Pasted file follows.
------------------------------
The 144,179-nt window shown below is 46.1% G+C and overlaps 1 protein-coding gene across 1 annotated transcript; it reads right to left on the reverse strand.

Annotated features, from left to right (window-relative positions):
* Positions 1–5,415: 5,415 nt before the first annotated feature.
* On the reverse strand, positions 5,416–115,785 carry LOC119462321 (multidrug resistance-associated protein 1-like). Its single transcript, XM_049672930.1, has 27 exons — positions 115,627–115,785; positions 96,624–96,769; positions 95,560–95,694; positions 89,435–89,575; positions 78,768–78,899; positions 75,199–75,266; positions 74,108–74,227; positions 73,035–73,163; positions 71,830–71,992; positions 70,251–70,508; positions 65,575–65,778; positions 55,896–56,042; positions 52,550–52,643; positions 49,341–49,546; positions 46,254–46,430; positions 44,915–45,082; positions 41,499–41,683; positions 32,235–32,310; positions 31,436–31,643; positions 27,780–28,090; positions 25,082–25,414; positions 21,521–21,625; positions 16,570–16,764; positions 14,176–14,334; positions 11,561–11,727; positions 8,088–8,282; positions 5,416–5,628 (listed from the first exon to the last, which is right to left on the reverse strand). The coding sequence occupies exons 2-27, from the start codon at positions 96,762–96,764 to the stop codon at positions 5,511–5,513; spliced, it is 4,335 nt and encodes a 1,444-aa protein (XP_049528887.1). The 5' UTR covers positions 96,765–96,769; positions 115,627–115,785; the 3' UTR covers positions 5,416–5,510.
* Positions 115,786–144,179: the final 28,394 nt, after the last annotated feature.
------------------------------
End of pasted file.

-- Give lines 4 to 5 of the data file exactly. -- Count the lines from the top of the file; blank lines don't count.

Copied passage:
* On the reverse strand, positions 5,416–115,785 carry LOC119462321 (multidrug resistance-associated protein 1-like). Its single transcript, XM_049672930.1, has 27 exons — positions 115,627–115,785; positions 96,624–96,769; positions 95,560–95,694; positions 89,435–89,575; positions 78,768–78,899; positions 75,199–75,266; positions 74,108–74,227; positions 73,035–73,163; positions 71,830–71,992; positions 70,251–70,508; positions 65,575–65,778; positions 55,896–56,042; positions 52,550–52,643; positions 49,341–49,546; positions 46,254–46,430; positions 44,915–45,082; positions 41,499–41,683; positions 32,235–32,310; positions 31,436–31,643; positions 27,780–28,090; positions 25,082–25,414; positions 21,521–21,625; positions 16,570–16,764; positions 14,176–14,334; positions 11,561–11,727; positions 8,088–8,282; positions 5,416–5,628 (listed from the first exon to the last, which is right to left on the reverse strand). The coding sequence occupies exons 2-27, from the start codon at positions 96,762–96,764 to the stop codon at positions 5,511–5,513; spliced, it is 4,335 nt and encodes a 1,444-aa protein (XP_049528887.1). The 5' UTR covers positions 96,765–96,769; positions 115,627–115,785; the 3' UTR covers positions 5,416–5,510.
* Positions 115,786–144,179: the final 28,394 nt, after the last annotated feature.